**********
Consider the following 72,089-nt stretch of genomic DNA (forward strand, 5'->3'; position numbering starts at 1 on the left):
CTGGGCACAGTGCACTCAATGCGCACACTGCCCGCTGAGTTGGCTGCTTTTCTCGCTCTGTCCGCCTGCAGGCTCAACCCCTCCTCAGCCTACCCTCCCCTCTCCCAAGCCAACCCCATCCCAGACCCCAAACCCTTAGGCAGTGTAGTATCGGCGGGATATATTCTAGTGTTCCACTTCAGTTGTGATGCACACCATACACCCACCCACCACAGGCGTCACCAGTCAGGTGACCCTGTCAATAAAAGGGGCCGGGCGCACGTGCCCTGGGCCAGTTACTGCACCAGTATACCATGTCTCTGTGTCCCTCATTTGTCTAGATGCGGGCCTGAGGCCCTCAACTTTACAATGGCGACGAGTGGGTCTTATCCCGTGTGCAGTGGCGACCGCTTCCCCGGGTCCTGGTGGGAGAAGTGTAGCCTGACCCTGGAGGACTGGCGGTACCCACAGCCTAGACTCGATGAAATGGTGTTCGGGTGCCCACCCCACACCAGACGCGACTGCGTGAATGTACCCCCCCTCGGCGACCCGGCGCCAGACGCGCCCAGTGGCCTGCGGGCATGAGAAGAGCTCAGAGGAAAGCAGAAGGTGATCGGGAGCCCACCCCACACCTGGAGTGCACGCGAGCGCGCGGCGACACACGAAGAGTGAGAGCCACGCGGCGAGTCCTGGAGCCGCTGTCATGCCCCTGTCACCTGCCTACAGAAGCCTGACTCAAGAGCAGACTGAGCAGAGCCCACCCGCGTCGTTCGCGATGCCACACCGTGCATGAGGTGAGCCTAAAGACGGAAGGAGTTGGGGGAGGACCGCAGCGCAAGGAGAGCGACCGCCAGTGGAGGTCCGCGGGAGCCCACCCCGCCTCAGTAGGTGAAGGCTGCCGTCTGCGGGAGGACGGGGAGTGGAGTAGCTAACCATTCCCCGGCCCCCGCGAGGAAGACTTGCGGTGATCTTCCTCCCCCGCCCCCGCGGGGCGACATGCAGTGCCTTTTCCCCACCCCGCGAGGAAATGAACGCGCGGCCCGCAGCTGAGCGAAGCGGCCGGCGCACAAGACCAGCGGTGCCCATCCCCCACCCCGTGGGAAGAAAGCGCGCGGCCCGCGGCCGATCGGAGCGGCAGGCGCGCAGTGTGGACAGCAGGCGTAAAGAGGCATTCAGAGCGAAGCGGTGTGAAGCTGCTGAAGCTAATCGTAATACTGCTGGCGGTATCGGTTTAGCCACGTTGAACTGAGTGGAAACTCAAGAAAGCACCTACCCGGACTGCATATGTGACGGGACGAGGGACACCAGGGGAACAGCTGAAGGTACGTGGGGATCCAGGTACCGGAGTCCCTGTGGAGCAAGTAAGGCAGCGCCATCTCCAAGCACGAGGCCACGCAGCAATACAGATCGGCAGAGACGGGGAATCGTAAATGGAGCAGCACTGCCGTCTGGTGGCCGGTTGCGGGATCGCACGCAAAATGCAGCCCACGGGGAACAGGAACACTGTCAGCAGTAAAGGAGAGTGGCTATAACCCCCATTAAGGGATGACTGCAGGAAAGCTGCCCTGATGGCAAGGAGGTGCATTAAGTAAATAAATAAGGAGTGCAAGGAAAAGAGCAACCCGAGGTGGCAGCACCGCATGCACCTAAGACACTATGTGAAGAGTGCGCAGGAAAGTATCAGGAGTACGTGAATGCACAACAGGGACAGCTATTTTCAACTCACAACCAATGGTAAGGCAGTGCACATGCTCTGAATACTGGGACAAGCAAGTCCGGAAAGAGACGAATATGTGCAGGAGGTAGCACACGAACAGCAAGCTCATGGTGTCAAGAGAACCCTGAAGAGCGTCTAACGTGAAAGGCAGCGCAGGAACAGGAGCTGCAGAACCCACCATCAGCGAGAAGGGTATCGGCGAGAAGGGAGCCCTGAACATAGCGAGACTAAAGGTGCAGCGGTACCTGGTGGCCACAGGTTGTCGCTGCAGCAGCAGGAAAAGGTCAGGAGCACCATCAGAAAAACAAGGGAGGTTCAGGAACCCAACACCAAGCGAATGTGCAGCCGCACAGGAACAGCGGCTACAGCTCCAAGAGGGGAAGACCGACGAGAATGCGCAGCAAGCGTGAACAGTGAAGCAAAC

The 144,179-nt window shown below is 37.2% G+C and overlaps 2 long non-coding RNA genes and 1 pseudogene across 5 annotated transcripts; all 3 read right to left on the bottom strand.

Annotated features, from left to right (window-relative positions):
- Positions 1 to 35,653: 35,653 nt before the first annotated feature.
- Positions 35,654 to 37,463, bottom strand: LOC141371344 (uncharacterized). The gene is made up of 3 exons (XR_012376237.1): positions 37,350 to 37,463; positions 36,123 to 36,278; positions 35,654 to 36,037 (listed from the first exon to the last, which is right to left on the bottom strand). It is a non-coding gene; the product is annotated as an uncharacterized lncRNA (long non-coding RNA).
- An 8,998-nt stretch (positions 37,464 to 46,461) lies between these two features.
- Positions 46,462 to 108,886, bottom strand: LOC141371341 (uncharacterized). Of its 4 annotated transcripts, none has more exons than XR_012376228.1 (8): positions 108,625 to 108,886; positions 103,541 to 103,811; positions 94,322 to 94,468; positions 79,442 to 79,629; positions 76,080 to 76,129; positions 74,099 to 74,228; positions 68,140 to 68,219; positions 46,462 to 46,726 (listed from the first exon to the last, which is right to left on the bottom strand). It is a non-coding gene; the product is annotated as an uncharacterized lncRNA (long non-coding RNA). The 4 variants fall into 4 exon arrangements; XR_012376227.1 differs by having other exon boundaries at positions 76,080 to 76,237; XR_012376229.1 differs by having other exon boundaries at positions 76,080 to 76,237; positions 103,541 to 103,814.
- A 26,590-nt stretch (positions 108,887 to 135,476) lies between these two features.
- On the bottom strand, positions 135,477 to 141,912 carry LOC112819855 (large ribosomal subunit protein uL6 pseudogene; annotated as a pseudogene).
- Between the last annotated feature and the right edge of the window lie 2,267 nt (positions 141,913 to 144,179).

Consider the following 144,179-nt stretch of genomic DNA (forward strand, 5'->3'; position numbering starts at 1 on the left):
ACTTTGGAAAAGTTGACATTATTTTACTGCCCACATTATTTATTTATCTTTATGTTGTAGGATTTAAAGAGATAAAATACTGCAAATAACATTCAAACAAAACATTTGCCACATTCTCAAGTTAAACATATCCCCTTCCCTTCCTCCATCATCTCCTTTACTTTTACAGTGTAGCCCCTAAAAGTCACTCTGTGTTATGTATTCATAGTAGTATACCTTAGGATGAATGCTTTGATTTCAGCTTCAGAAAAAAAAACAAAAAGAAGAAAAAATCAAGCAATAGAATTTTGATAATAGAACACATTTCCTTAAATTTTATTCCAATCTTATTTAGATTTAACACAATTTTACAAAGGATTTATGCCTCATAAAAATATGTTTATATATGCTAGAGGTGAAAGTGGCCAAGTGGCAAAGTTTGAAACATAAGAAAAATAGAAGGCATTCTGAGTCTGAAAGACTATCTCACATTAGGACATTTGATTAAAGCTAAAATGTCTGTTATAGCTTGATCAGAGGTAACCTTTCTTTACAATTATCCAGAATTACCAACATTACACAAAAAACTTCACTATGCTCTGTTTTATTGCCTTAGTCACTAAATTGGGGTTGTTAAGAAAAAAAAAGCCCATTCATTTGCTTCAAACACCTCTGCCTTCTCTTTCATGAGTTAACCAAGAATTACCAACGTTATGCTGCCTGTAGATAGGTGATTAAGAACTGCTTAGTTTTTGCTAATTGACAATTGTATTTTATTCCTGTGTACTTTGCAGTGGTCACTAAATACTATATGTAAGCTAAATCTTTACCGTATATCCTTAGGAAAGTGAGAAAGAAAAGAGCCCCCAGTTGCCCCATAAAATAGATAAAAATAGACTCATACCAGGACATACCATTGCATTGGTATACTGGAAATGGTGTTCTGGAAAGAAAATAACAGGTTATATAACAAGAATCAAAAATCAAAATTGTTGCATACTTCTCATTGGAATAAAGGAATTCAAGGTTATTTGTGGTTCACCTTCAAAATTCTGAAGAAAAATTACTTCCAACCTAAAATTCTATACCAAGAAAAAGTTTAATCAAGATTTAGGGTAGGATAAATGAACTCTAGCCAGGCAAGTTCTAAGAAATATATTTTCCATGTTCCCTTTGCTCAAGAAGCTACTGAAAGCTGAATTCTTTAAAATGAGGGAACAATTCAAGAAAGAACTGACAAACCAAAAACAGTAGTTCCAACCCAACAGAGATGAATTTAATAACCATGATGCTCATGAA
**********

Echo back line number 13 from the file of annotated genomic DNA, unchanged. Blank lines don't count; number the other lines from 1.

ACTTTGGAAAAGTTGACATTATTTTACTGCCCACATTATTTATTTATCTTTATGTTGTAGGATTTAAAGAGATAAAATACTGCAAATAACATTCAAACAAAACATTTGCCACATTCTCAAGTTAAACATATCCCCTTCCCTTCCTCCATCATCTCCTTTACTTTTACAGTGTAGCCCCTAAAAGTCACTCTGTGTTATGTATTCATAGTAGTATACCTTAGGATGAATGCTTTGATTTCAGCTTCAGAAAAAAAAACAAAAAGAAGAAAAAATCAAGCAATAGAATTTTGATAATAGAACACATTTCCTTAAATTTTATTCCAATCTTATTTAGATTTAACACAATTTTACAAAGGATTTATGCCTCATAAAAATATGTTTATATATGCTAGAGGTGAAAGTGGCCAAGTGGCAAAGTTTGAAACATAAGAAAAATAGAAGGCATTCTGAGTCTGAAAGACTATCTCACATTAGGACATTTGATTAAAGCTAAAATGTCTGTTATAGCTTGATCAGAGGTAACCTTTCTTTACAATTATCCAGAATTACCAACATTACACAAAAAACTTCACTATGCTCTGTTTTATTGCCTTAGTCACTAAATTGGGGTTGTTAAGAAAAAAAAAGCCCATTCATTTGCTTCAAACACCTCTGCCTTCTCTTTCATGAGTTAACCAAGAATTACCAACGTTATGCTGCCTGTAGATAGGTGATTAAGAACTGCTTAGTTTTTGCTAATTGACAATTGTATTTTATTCCTGTGTACTTTGCAGTGGTCACTAAATACTATATGTAAGCTAAATCTTTACCGTATATCCTTAGGAAAGTGAGAAAGAAAAGAGCCCCCAGTTGCCCCATAAAATAGATAAAAATAGACTCATACCAGGACATACCATTGCATTGGTATACTGGAAATGGTGTTCTGGAAAGAAAATAACAGGTTATATAACAAGAATCAAAAATCAAAATTGTTGCATACTTCTCATTGGAATAAAGGAATTCAAGGTTATTTGTGGTTCACCTTCAAAATTCTGAAGAAAAATTACTTCCAACCTAAAATTCTATACCAAGAAAAAGTTTAATCAAGATTTAGGGTAGGATAAATGAACTCTAGCCAGGCAAGTTCTAAGAAATATATTTTCCATGTTCCCTTTGCTCAAGAAGCTACTGAAAGCTGAATTCTTTAAAATGAGGGAACAATTCAAGAAAGAACTGACAAACCAAAAACAGTAGTTCCAACCCAACAGAGATGAATTTAATAACCATGATGCTCATGAA